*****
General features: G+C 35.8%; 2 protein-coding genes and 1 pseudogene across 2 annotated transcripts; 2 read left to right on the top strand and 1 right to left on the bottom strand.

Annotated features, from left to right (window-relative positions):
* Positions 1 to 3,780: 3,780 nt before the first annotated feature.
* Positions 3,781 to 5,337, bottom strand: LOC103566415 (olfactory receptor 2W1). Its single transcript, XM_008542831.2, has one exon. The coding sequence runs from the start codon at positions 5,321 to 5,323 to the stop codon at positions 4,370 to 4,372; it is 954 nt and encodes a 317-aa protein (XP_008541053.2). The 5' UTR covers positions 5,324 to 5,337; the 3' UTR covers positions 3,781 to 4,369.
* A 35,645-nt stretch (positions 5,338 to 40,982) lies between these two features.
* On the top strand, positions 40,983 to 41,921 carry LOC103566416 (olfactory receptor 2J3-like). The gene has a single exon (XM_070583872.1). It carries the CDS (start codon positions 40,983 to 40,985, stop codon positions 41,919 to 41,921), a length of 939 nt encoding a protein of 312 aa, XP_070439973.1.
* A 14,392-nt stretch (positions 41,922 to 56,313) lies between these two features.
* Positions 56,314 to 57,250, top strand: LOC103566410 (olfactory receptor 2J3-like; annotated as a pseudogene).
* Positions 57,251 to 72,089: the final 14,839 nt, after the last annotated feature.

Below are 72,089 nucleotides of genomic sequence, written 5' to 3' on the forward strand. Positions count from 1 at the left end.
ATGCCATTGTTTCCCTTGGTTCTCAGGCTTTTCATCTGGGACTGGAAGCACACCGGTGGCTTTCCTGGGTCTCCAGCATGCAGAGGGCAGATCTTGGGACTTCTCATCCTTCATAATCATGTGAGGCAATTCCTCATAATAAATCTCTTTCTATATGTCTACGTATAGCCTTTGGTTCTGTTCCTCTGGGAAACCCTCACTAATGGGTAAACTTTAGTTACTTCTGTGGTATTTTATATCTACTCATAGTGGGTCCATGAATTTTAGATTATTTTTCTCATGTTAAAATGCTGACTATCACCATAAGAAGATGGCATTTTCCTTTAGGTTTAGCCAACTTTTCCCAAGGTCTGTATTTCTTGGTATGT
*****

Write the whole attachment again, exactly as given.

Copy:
General features: G+C 35.8%; 2 protein-coding genes and 1 pseudogene across 2 annotated transcripts; 2 read left to right on the top strand and 1 right to left on the bottom strand.

Annotated features, from left to right (window-relative positions):
* Positions 1 to 3,780: 3,780 nt before the first annotated feature.
* Positions 3,781 to 5,337, bottom strand: LOC103566415 (olfactory receptor 2W1). Its single transcript, XM_008542831.2, has one exon. The coding sequence runs from the start codon at positions 5,321 to 5,323 to the stop codon at positions 4,370 to 4,372; it is 954 nt and encodes a 317-aa protein (XP_008541053.2). The 5' UTR covers positions 5,324 to 5,337; the 3' UTR covers positions 3,781 to 4,369.
* A 35,645-nt stretch (positions 5,338 to 40,982) lies between these two features.
* On the top strand, positions 40,983 to 41,921 carry LOC103566416 (olfactory receptor 2J3-like). The gene has a single exon (XM_070583872.1). It carries the CDS (start codon positions 40,983 to 40,985, stop codon positions 41,919 to 41,921), a length of 939 nt encoding a protein of 312 aa, XP_070439973.1.
* A 14,392-nt stretch (positions 41,922 to 56,313) lies between these two features.
* Positions 56,314 to 57,250, top strand: LOC103566410 (olfactory receptor 2J3-like; annotated as a pseudogene).
* Positions 57,251 to 72,089: the final 14,839 nt, after the last annotated feature.

Below are 72,089 nucleotides of genomic sequence, written 5' to 3' on the forward strand. Positions count from 1 at the left end.
ATGCCATTGTTTCCCTTGGTTCTCAGGCTTTTCATCTGGGACTGGAAGCACACCGGTGGCTTTCCTGGGTCTCCAGCATGCAGAGGGCAGATCTTGGGACTTCTCATCCTTCATAATCATGTGAGGCAATTCCTCATAATAAATCTCTTTCTATATGTCTACGTATAGCCTTTGGTTCTGTTCCTCTGGGAAACCCTCACTAATGGGTAAACTTTAGTTACTTCTGTGGTATTTTATATCTACTCATAGTGGGTCCATGAATTTTAGATTATTTTTCTCATGTTAAAATGCTGACTATCACCATAAGAAGATGGCATTTTCCTTTAGGTTTAGCCAACTTTTCCCAAGGTCTGTATTTCTTGGTATGT